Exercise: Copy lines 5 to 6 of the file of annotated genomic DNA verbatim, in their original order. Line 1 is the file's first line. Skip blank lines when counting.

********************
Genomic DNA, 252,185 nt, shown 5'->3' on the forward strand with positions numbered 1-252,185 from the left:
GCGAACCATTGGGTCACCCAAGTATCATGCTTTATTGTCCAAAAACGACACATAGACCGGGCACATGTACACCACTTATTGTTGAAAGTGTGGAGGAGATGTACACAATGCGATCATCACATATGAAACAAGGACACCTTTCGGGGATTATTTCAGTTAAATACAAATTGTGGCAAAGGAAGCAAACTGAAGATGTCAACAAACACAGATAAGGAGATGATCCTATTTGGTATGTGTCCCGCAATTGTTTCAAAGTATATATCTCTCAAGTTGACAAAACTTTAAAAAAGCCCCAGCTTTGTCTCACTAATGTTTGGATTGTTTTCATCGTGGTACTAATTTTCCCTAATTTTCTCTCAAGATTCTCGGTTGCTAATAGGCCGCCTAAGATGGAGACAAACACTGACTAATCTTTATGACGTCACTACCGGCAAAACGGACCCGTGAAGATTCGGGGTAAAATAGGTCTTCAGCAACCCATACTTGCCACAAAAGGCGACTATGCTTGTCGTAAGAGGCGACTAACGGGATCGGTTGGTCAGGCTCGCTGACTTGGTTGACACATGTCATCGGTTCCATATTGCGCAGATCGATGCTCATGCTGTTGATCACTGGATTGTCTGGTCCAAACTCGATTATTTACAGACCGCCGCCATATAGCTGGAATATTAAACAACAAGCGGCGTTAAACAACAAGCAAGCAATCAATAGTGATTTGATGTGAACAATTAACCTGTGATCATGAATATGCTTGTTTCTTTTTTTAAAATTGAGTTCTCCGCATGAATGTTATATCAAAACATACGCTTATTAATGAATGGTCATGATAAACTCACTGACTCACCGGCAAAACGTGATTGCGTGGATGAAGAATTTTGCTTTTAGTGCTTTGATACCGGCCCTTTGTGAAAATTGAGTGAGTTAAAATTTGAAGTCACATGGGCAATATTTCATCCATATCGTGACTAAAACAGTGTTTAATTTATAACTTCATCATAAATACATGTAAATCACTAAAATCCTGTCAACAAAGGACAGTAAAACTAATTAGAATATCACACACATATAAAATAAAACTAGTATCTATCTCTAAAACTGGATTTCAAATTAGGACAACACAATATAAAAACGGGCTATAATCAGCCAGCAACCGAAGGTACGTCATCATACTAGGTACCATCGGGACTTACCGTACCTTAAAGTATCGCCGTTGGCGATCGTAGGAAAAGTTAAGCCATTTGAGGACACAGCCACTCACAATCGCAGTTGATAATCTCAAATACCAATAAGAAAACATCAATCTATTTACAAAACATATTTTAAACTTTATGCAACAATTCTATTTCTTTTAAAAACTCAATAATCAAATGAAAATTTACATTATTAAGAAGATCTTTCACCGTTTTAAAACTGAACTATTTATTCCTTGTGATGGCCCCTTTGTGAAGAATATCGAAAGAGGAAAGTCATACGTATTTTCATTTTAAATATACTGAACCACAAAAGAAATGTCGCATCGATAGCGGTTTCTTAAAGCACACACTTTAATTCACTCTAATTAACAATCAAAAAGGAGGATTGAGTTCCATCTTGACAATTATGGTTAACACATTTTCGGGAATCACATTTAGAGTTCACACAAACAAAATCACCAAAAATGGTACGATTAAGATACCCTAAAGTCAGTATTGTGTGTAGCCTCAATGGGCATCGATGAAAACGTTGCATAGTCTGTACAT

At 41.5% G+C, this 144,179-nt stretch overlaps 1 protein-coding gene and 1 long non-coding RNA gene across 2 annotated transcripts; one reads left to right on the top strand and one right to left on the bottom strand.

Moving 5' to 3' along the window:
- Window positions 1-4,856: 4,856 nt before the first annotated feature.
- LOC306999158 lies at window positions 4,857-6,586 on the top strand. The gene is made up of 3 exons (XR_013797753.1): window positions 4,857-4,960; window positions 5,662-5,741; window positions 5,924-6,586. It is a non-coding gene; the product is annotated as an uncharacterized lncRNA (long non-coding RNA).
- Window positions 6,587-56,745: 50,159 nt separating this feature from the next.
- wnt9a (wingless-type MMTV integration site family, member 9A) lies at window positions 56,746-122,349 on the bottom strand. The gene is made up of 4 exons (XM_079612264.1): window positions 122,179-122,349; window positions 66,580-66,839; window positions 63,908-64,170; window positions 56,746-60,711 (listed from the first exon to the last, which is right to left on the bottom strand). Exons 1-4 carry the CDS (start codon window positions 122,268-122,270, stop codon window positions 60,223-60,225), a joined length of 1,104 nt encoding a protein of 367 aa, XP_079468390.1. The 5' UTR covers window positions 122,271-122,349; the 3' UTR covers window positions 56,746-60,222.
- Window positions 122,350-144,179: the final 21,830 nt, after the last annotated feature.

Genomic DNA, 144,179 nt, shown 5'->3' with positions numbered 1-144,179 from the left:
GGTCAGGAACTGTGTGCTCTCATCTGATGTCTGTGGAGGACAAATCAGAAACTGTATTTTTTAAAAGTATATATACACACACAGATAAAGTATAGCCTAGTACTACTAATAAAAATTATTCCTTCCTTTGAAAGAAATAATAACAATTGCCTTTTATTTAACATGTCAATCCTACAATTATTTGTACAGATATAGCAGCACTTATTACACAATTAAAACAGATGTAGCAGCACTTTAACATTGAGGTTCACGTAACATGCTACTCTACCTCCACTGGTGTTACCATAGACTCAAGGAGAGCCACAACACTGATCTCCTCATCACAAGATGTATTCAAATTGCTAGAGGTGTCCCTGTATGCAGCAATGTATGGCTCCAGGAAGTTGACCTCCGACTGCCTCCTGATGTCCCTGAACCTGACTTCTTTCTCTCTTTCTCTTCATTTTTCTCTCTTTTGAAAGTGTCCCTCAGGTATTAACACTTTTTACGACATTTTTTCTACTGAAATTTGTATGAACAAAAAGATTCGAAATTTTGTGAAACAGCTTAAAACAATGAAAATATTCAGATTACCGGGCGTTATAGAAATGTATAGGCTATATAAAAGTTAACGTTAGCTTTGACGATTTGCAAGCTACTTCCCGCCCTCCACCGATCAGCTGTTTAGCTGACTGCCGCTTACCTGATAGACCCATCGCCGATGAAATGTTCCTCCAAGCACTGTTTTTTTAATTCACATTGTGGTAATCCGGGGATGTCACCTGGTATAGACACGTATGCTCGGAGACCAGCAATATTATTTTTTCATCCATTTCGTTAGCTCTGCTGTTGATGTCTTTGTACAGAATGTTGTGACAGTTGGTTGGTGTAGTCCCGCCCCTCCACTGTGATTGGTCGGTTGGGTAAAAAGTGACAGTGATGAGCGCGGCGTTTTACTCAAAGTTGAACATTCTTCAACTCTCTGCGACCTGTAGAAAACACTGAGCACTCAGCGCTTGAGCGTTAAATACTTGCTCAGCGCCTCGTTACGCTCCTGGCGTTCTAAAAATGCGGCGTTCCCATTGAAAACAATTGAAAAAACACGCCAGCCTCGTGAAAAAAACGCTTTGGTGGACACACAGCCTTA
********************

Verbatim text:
- Window positions 1-4,856: 4,856 nt before the first annotated feature.
- LOC306999158 lies at window positions 4,857-6,586 on the top strand. The gene is made up of 3 exons (XR_013797753.1): window positions 4,857-4,960; window positions 5,662-5,741; window positions 5,924-6,586. It is a non-coding gene; the product is annotated as an uncharacterized lncRNA (long non-coding RNA).